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Liberal Leader Stephen McNeil celebrates at his campaign headquarters in Bridgetown, N.S., on Oct. 8, 2013, after winning the Nova Scotia provincial election. (MIKE DEMBECK/THE CANADIAN PRESS)
Liberal Leader Stephen McNeil celebrates at his campaign headquarters in Bridgetown, N.S., on Oct. 8, 2013, after winning the Nova Scotia provincial election. (MIKE DEMBECK/THE CANADIAN PRESS)

Liberals win majority in N.S. election Add to ...

Nova Scotians proved they wanted change, handing Stephen McNeil’s ‎Liberals a decisive majority government that could be seen as a rebuke of government largesse and rejection of the increased HST.

The NDP loss was so profound that Leader Darrell Dexter has gone from government to third-party status – he even lost his own seat in the Halifax area.

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Jamie Baillie’s Progressive Conservatives will now form the official opposition, a surprise to many observers and strategists.

In almost a direct swap of ridings, the Liberals took away the NDP strength in metro Halifax and the rural ridings that helped the NDP form a historic first majority government in 2009. This is the first time in 130 years that Nova Scotians did not return an incumbent government to a second term.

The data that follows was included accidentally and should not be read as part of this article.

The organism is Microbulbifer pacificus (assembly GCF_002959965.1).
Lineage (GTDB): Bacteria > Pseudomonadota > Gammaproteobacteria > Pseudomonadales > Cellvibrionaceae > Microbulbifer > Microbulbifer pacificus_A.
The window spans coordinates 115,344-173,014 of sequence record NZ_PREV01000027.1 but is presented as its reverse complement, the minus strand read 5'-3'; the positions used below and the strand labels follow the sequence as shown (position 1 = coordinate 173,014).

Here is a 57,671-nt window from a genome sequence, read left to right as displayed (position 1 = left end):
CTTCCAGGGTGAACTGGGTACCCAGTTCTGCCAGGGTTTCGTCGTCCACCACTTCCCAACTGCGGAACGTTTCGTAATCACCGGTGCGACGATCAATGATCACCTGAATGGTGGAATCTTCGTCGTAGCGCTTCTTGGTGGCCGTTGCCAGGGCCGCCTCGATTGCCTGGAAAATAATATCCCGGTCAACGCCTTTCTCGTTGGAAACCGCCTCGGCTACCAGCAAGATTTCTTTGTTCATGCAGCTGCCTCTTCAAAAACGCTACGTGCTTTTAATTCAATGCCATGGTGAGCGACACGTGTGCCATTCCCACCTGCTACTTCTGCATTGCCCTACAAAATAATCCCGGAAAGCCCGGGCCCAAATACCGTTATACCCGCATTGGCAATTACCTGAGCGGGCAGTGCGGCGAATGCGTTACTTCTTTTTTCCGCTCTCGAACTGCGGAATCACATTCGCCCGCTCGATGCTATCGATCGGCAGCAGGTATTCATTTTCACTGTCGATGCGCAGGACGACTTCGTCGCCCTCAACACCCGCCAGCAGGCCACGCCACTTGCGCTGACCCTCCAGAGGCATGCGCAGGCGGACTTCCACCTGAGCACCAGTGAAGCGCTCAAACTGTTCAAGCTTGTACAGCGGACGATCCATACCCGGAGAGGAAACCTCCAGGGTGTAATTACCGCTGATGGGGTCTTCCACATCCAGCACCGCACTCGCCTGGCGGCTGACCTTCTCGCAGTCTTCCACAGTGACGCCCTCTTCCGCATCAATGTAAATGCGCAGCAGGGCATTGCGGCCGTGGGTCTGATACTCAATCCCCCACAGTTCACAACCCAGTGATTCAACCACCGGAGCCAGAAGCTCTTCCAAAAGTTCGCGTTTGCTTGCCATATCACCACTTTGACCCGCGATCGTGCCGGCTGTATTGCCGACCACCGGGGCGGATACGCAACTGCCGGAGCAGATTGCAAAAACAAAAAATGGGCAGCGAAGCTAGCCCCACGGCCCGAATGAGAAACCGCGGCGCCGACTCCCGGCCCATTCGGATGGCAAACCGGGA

“It is with a deep sense of responsibility and purpose that I will make sure our plan is delivered and our commitments are kept,” Mr. McNeil said.

The former appliance repairman, one of 17 children from an Annapolis Valley family, becomes the province’s 28 premier. His is the first Liberal government in Nova Scotia since 1999.

He and his party won 33 of 51 seats in Tuesday’s provincial election, a gain of 22 from the 11 he managed to win in 2009.

Prime Minister Stephen Harper issued a statement congratulating Mr. McNeil.

“I look forward to meeting and working with premier-designate McNeil on issues of importance to Nova Scotians and all Canadians, including promoting jobs, growth and long-term prosperity,” Mr. Harper said.